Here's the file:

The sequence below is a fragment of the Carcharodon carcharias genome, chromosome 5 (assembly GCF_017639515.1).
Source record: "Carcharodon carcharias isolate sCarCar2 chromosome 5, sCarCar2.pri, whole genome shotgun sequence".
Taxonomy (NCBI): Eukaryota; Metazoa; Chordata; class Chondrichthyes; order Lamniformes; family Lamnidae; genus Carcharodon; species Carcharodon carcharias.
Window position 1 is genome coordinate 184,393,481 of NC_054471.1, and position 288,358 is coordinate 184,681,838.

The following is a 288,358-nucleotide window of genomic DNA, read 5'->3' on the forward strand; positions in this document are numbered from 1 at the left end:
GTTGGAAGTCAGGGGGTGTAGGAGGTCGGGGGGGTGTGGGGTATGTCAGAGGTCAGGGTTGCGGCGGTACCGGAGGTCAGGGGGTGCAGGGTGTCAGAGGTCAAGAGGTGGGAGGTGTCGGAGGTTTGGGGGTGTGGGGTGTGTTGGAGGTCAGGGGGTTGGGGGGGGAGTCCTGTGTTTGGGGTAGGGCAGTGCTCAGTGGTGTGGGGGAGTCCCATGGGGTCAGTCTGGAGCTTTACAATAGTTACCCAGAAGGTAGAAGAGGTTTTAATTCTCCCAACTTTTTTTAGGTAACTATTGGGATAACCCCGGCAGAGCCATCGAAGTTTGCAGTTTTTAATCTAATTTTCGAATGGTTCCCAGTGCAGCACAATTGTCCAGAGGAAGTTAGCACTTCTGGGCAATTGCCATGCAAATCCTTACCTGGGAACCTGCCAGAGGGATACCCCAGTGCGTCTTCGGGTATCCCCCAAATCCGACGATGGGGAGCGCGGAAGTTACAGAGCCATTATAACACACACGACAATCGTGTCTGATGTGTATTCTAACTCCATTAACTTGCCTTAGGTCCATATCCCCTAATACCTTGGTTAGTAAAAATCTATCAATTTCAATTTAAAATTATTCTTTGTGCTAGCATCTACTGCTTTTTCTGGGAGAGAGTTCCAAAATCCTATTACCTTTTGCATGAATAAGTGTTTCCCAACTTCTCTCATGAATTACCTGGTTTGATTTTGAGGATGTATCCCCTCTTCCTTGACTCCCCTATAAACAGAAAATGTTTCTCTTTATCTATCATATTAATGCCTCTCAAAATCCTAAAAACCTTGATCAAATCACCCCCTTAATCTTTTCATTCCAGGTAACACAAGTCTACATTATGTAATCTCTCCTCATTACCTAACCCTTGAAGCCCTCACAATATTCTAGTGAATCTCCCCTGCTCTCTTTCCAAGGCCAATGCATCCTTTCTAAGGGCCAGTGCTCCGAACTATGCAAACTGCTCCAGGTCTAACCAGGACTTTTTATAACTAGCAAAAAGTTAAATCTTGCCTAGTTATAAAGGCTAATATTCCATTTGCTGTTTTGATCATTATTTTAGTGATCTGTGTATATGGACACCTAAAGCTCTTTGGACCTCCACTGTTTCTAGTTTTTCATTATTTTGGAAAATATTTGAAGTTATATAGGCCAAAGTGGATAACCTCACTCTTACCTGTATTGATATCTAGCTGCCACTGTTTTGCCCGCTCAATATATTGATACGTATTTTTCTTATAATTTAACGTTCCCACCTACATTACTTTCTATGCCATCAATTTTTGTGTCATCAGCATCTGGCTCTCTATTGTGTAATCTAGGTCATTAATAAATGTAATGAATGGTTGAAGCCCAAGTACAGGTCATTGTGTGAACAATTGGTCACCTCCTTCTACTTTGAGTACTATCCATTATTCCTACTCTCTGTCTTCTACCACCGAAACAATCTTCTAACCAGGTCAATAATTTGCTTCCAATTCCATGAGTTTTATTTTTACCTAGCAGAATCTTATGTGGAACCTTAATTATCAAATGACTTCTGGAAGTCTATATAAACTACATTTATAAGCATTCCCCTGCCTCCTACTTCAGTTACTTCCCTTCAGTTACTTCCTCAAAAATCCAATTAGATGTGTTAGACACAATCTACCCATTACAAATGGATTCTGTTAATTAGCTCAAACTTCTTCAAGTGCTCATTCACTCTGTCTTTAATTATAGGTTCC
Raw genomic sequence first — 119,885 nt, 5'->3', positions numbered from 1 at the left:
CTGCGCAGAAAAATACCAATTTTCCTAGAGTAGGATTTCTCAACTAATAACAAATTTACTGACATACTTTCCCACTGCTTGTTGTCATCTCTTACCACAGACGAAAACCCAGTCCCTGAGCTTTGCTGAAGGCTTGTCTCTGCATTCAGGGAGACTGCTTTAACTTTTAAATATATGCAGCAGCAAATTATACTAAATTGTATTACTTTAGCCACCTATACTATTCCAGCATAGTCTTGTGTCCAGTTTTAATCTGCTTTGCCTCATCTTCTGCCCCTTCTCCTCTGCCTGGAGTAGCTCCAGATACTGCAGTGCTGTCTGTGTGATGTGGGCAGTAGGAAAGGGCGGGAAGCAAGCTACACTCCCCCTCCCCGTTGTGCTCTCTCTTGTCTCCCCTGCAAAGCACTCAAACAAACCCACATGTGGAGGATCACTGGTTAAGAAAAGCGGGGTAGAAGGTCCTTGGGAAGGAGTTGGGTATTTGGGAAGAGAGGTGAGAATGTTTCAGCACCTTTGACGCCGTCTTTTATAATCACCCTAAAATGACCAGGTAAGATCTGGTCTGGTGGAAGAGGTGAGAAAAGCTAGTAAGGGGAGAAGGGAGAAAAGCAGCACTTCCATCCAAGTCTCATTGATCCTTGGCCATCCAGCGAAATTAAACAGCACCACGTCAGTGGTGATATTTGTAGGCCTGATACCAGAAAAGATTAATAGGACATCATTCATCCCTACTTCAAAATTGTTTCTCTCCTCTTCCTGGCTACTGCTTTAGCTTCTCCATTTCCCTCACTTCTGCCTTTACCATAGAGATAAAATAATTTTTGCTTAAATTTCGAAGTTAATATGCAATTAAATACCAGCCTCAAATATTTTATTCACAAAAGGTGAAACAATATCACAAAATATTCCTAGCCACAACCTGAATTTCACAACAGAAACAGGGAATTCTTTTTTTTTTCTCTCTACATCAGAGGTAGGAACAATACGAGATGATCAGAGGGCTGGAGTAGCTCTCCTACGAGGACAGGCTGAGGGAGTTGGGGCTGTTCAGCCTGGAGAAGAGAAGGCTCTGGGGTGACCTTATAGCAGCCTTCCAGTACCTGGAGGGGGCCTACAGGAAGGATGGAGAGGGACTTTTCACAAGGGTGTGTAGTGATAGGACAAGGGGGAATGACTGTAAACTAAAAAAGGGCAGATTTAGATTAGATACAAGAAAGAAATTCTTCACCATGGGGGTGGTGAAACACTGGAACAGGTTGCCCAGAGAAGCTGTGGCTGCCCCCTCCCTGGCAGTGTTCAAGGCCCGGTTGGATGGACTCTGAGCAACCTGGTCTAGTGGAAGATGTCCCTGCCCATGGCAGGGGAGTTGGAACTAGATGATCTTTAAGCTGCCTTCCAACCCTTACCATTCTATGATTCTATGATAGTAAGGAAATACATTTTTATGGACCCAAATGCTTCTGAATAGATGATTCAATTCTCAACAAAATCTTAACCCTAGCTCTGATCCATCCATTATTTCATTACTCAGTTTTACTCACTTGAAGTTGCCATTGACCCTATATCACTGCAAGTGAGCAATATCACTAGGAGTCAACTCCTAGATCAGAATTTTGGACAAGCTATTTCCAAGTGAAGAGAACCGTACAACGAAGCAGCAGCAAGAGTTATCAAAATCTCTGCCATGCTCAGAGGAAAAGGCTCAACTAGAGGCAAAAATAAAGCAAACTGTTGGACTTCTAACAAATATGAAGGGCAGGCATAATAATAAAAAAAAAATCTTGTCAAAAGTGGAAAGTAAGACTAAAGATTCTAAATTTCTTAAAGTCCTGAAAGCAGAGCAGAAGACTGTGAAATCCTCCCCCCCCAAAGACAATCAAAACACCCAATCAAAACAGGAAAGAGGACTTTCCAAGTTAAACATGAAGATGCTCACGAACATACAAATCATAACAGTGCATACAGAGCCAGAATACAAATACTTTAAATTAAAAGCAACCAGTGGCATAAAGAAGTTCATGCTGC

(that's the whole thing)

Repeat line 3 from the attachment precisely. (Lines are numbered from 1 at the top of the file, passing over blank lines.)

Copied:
Taxonomy (NCBI): Eukaryota; Metazoa; Chordata; class Chondrichthyes; order Lamniformes; family Lamnidae; genus Carcharodon; species Carcharodon carcharias.